John Oliver explains the problems with prosecutors, notes you can usually vote the bad ones out

John Oliver tackles prosecutors
(Image credit: Screenshot/YouTube/Last Week Tonight)

On Sunday's Last Week Tonight, John Oliver shone a little light on an important person in your community who, if you are lucky, you don't think about very often, if ever. "Whenever we talk about criminal justice reform, we tend to just talk about policing, public defenders, judges, and prisons, and skip over a crucial element there: prosecutors, the attorneys who work for the federal, state, and local government and bring cases to trial," he said. "Prosecutors decide whether you get charged and what you get charged with, and therefore heavily influence what kind of sentence you could face."

People tend to overlook the power prosecutors have, so "let's start with a truly incredible fact here: The vast majority of the time, your fate is not decided by a judge or a jury of your peers, because nearly 95 percent of the cases prosecutors decide to bring end up with the defendant pleading guilty," Oliver said. Judges are mostly resigned to this system, "because at least plea bargains keep the system moving," he explained, and prosecutors have a lot of tools to get innocent people to plead guilty.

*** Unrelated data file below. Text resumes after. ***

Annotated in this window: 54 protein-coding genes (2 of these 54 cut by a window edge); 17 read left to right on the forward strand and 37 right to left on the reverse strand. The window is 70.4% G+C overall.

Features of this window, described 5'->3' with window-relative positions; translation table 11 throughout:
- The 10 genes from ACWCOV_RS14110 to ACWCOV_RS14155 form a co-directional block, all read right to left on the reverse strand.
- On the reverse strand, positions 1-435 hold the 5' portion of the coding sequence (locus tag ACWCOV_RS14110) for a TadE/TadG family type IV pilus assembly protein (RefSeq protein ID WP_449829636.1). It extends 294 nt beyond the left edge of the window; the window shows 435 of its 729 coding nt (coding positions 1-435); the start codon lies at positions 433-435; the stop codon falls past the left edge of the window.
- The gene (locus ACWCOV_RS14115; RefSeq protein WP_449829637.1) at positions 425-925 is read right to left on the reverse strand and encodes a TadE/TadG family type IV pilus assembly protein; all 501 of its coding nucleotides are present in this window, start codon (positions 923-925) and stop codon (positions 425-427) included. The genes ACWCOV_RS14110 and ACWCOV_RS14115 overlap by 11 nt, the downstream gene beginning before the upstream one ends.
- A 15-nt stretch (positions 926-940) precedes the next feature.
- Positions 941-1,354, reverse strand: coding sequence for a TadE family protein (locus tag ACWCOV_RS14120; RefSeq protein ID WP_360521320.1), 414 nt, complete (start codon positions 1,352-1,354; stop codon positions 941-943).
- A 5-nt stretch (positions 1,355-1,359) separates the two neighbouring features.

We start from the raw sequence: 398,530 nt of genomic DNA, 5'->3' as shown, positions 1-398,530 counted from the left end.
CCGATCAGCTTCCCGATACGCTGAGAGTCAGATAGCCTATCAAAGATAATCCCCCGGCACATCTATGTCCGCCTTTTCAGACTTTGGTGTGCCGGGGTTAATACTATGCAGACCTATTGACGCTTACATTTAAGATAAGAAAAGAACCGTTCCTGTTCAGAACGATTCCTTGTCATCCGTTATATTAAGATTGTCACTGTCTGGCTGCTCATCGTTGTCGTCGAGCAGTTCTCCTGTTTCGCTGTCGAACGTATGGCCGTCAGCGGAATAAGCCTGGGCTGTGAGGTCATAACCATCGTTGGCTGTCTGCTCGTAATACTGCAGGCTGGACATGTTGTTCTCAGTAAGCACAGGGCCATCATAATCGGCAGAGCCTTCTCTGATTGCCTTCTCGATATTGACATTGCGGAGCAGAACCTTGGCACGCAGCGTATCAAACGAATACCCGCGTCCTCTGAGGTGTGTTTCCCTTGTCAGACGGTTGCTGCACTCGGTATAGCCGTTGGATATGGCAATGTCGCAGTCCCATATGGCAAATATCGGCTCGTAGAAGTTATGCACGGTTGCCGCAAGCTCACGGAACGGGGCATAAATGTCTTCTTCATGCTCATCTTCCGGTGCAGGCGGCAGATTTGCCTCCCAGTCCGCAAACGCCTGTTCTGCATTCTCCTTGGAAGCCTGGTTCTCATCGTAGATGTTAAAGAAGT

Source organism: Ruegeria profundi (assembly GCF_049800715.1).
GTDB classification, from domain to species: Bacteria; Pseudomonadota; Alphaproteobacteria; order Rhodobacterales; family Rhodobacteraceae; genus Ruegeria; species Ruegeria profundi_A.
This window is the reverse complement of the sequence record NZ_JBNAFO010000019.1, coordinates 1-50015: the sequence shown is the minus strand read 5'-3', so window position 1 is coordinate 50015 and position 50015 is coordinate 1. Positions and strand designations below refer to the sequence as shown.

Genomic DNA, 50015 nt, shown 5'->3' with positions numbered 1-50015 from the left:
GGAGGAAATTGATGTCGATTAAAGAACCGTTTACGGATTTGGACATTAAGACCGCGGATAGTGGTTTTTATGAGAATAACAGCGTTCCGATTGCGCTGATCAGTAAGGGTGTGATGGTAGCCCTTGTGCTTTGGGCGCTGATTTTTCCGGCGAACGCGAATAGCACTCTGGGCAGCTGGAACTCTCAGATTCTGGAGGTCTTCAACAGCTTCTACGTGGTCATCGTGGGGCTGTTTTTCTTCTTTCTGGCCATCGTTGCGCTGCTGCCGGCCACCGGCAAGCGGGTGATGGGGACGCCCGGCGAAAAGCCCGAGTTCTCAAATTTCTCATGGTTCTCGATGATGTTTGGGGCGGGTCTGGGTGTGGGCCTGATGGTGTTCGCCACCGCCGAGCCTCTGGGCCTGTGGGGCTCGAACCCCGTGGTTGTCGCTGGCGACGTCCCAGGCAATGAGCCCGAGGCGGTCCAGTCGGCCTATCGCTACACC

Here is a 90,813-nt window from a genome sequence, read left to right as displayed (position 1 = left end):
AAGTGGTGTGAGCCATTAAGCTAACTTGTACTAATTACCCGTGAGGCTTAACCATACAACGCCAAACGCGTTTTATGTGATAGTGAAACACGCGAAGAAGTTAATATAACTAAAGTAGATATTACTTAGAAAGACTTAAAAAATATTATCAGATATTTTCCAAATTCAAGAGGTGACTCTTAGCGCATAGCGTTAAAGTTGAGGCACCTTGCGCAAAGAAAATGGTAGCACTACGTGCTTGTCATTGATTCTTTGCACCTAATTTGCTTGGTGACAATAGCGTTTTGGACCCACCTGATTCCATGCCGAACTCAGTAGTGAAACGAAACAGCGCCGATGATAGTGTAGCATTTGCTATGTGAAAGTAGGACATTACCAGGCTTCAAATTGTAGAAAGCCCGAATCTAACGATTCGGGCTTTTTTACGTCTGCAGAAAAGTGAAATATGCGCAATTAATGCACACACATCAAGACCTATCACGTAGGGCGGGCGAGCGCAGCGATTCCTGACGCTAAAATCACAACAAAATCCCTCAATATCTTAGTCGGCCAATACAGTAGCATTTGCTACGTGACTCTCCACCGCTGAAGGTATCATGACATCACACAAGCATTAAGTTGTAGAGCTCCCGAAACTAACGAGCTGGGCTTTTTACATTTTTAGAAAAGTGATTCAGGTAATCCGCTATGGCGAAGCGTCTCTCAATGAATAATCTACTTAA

For the 5 percent who opt for a trial, prosecutors control the case files, sometimes "ambush" the defense with exculpatory evidence right before the trial, or they never hand it over — and when they are caught withholding evidence, Oliver found only one district attorney ever held to account, barely. He gave some egregious examples of misconduct and suggested some legislative fixes, but argued the easiest way to hold prosecutors accountable is to elect reform-minded district attorneys. Which requires a little bit of research. "Most people know as much about their local D.A. as they know about their local Cheesecake Factory manager," he said: "Chances are, you don't know who they are, and if you do, it's probably because something truly terrible has happened." There is NSFW language. Watch below. Peter Weber

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